Climate’s Impact on Mental Health

Water is an essential part of our lives, and in Jewish tradition we celebrate water. One example is on the holiday of Shemini Atzeret when we pray for rain:

Our God and God of our ancestors: Remember Abraham who flowed to You like water. You blessed him like a tree planted by streams of water. You rescued him from fire and water. He passed Your test by planting good deeds by every source of water. For Abraham’s sake, do not keep back water...For Isaac’s sake, do not keep back water...For Jacob’s sake do not keep back water. Remember Moses, who was drawn in a reed basket out of the Nile’s water. Who helped Jethro’s daughters: He drew water and gave the sheep water. He struck the rock and out came water. For Moses’ sake do not hold back water!..Turn to us, God, who are surrounded by troubles like water. For the Jewish people’s sake, do not hold back water. You are Adonai, our God Who causes the wind to blow and the rain to fall. For blessing and not for curse. Amen. For life and not for death. Amen. For plenty and not for lack. Amen.

While originally a prayer for rain in association with the yearly harvest, climate change and its accompanying consequences on our collective mental health has given it a renewed significance.

Climate change has become an increasingly significant cause of mental illness. In recent years, studies have shown that a growing number of people experiencing mental health challenges have been those vulnerable to the potential impacts of climate change. In particular, the discomfort caused by abnormally extreme heat and lack of rain has led to increased use of alcohol to cope with stress, increases in hospital and emergency room admissions for people with mental health or psychiatric conditions and an increase in suicide.

A study by the American Psychiatric Association also warned of the disastrous effects climate change can have on the mental health of children. “Children are more impacted by disasters than adults and are more likely to have continued trauma-related symptoms after a disaster. Disruptions in routine, separation from caregivers as a result of evacuations or displacement, and parental stress after a disaster all contribute to children’s distress. Children are often very resilient, and reactions to disasters may resolve over time, but they should be monitored for long-term effects of chronic stress related to extreme weather events.”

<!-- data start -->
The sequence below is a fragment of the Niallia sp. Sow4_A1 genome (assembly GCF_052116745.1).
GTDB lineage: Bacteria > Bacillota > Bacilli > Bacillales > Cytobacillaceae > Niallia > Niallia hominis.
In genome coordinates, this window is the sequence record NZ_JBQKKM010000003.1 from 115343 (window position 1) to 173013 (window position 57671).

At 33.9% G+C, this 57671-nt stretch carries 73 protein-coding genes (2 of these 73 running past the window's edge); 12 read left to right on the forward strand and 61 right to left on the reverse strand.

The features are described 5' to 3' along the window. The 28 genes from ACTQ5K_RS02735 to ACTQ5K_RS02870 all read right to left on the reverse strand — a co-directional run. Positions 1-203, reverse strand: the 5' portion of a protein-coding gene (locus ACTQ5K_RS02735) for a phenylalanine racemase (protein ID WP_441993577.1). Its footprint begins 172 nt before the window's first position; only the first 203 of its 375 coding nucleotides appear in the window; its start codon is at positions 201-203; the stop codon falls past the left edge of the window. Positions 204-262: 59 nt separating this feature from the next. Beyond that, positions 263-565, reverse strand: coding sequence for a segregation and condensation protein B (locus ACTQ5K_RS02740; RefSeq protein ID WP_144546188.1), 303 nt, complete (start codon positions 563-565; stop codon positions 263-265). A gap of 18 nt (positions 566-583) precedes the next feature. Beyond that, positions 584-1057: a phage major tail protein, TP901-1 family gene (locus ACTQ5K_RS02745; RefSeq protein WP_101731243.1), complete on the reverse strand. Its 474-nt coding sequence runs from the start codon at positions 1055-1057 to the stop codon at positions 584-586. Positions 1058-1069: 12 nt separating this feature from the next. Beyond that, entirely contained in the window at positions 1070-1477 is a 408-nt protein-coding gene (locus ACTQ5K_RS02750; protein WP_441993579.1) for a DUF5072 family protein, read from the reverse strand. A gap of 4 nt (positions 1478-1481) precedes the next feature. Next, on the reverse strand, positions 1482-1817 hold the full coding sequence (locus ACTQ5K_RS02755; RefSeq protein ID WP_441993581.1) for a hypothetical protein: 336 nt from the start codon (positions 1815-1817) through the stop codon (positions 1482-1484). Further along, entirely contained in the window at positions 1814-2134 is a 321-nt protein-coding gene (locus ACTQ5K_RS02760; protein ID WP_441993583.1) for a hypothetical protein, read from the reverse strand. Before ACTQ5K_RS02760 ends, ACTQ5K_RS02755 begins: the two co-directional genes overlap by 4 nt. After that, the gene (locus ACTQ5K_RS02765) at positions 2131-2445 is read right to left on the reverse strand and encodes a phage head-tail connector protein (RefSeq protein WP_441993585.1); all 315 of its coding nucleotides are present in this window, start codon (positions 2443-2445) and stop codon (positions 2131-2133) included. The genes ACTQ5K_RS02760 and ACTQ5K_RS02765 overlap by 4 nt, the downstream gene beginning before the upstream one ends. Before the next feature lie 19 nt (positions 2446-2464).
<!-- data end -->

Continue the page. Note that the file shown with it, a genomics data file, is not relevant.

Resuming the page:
We need a natural climate for our mental and physical health, and Shemini Atzeret provides a ritual to honor and commemorate this need in the form of a prayer for rain. But we must remember we are tasked with doing our part in keeping the world we were given safe and healthy. At the beginning of the Torah, when humankind was created, God told us:

The LORD God took humankind and placed them in the garden of Eden, to till it and tend it.

When we do our part to make our world healthier, we quite literally embody “tikkun olam” and, simultaneously, the mental health middah of פיקוח נפש (pikuach nefesh – saving a life). On Shemini Atzeret, ask yourself what you can do to lessen the impact of climate change on your communities. Here are some suggestions:

Reduce your burning of fossil fuels by carpooling or biking to work or school.
Reduce your carbon footprint.
Reach out to your representatives to support legislation lessening the impact of climate change.

What is a carbon footprint? It is the total amount of greenhouse gases (including carbon dioxide and methane) generated by our actions. You can calculate your carbon footprint on Nature.org

What are some ways you can promote climate action, health, peace and happiness for you, your community and the planet? Also, think about the things in nature for which you are grateful, and write them down! In reflecting on everything the world gives us, we will feel more empowered to do our part to save it.

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